Spanish cuisine basks in new popularity

Spain's Basque region, renowned for its seafood, is displacing France as the center of the culinary universe.

Spain is the new France. Or so food writers the world over have been saying for the past few years. Yet one part of the country in particular seems to be gaining attention. Last September, New York Times restaurant critic Frank Bruni declared that Spain's Basque coast is where he'd "go right now if [his] sole agenda were to eat." Earlier, in Vogue, Jeffrey Steingarten, that magazine's food critic, wrote a detailed account of eating his way through Basque Country. And a spate of new Spanish cookbooks borrow generously from Basque traditions.

In the 1970s, French nouvelle cuisine - a fresher, lighter approach - revolutionized cooking. Today, Spain, known for some unusual methods such as packing and cooking foods with a vacuum - called sous vide - is considered the center of innovation. As critical appreciation for Spain's gastronomy continues to grow, so an awareness of the country's diverse offerings is trickling down.

There's Andalusia in the south, known for gazpacho and the original tapas - simple things like slices of ham, cheese, or olives; and Catalonia in the northeast, another seat of the nueva cocina. Then, of course, there's the Basque region.

Situated in Spain's northwest and spilling into France, Basque Country (called Euskal Herria in Euskara, the local language of inscrutable origins) is the birthplace of Spanish nouvelle. Its deep culinary traditions, captivating history (including a longtime separatist movement that this week declared a cease-fire) and enduring population in the US have raised the region's profile.

Traditional Basque food is hearty, rustic, and simple. Bacalao al pil-pil, the famous salt-cured cod, is painstakingly prepared in a clay dish with garlic and olive oil. The region's steep hillsides produce lamb dishes and rich sheep's-milk cheeses. Angulas, or baby eels, are a delicacy, sautéed in garlic, olive oil, and red peppers. And a more elaborate style of tapas, called pintxos, come from the coastal town of San Sebastián. In her latest cookbook, "The New Spanish Table," Anya von Bremzen includes a recipe for a variety made of skewered guindilla peppers, olives, and anchovies.

Back in 2000, the James Beard Foundation, a culinary institute in New York, held a dinner featuring the food of Teresa Barrenechea and Gerald Hirigoyen, two of this country's best-known Basque chefs. After describing the many mysteries of the Basque people, the Beard Foundation declared that "the greatest enigma surrounding the Basques is why their wonderful, lusty cuisine has not yet been discovered by American epicures."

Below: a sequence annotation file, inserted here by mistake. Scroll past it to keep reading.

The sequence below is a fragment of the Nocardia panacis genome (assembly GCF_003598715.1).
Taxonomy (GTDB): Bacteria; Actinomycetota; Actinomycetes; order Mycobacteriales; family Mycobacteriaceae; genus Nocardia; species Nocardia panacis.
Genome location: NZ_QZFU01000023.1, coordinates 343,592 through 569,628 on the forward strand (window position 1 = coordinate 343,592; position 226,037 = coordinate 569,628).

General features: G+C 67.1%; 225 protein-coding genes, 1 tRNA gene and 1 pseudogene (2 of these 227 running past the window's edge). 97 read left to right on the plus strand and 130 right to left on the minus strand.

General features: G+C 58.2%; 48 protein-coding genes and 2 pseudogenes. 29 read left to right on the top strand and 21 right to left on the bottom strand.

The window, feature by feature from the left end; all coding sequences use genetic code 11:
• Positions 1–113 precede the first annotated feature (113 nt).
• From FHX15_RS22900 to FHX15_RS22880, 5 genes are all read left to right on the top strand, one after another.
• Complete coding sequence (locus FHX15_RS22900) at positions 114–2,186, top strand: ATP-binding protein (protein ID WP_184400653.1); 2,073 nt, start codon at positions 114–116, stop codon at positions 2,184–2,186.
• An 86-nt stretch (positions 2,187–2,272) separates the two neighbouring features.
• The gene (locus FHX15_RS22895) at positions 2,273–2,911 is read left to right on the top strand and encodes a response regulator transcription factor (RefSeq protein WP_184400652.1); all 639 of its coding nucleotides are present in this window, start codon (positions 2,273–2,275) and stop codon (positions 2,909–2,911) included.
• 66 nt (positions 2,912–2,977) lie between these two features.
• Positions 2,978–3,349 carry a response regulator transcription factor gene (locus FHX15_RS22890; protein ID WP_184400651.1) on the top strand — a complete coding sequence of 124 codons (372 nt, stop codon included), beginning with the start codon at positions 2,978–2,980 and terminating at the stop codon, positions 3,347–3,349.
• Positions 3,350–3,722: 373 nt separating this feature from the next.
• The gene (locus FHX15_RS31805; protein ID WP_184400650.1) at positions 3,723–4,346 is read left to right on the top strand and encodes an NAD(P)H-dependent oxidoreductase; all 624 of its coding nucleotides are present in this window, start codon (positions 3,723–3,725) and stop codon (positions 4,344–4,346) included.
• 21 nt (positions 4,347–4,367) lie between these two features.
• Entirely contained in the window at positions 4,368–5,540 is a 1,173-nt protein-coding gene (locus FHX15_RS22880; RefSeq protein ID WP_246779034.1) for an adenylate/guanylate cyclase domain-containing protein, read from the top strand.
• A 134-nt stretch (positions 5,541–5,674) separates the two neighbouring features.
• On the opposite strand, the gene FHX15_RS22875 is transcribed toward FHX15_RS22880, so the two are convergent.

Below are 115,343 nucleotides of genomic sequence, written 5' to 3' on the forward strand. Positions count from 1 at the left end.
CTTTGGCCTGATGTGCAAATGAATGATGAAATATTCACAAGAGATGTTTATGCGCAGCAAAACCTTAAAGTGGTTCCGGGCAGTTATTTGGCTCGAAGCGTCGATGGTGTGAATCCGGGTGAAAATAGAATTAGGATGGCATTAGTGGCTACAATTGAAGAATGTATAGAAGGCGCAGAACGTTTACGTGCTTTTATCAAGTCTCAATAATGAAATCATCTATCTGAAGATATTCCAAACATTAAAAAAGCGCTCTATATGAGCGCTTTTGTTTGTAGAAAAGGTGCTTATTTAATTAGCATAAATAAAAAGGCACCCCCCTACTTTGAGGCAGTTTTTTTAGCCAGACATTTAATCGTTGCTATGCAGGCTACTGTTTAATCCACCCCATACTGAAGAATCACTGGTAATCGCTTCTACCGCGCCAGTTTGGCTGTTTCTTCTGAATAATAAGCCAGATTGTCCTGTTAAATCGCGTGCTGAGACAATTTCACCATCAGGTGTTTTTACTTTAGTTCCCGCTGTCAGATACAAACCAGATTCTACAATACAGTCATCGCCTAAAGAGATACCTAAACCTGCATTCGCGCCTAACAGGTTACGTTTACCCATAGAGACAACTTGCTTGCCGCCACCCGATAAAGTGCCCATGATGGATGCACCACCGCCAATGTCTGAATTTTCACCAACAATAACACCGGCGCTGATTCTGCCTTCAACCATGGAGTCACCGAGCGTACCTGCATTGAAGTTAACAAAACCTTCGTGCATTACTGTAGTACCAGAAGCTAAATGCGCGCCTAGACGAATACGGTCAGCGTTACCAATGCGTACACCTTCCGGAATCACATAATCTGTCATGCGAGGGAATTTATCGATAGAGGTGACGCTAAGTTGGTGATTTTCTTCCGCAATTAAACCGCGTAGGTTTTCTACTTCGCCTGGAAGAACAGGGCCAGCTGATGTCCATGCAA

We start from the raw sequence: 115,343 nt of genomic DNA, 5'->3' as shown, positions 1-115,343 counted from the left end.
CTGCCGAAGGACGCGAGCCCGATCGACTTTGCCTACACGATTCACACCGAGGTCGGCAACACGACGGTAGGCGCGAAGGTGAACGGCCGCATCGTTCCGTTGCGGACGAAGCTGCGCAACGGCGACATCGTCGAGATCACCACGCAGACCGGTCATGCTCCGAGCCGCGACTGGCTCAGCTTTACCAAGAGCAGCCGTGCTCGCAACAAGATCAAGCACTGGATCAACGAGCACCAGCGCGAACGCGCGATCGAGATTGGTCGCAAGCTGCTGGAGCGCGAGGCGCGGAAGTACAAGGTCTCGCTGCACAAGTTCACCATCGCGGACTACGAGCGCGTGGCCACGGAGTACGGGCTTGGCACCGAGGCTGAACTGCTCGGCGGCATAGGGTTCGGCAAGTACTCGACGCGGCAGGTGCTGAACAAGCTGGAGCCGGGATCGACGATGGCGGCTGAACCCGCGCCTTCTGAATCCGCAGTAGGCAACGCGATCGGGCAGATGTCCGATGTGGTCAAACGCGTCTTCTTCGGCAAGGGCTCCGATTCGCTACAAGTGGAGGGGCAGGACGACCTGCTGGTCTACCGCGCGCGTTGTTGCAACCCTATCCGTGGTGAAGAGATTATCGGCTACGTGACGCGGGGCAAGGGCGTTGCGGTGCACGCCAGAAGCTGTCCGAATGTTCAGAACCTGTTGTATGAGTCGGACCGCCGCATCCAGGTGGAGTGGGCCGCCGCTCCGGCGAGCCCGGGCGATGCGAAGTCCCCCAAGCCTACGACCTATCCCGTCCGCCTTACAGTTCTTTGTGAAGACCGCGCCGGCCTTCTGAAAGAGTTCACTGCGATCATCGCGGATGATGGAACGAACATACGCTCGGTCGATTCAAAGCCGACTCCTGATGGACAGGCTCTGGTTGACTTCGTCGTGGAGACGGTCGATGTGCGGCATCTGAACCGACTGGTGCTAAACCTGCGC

Now, it seems, those epicures are paying attention. And though Basque cuisine has also existed in the US for centuries, "it's being discovered just now," says Mr. Hirigoyen, whose San Francisco restaurant, Piperade, is named for a Basque dish that uses tomatoes, onions, olive oil, and peppers.

As Hirigoyen suggests, the Basque people are not new to this country. They first emigrated to the western US in the 1800s to work as shepherds and prospectors. Today they are scattered throughout the country, with a strong presence in California, Idaho, and Nevada.

In these areas, Basque restaurants have existed for centuries, serving their immigrant communities robust meals at long family-style tables. It's only in the past decade or so that food meccas such as San Francisco and New York have tried more upscale versions. Last year, Bar Carrera, a Basque-style tapas bar, opened in New York to positive reviews.

Still, the best bet for Basque food may be the dozens of restaurants that dot the northwest. In the "Basque Block" of Boise, Idaho, you can find Gernika, where owner Dan Ansotegui serves up tapas including croquetas stuffed with chicken, vegetables, or ham, and chorizo bocadillos - small sandwiches made of spicy sausage.

The origins of the Basque people remain shrouded in mystery. Yet, whether because of increased travel or simply through reading food stories, Mr. Ansotegui says: "I notice more and more that people come [into Gernika] with a better understanding of what we're doing."

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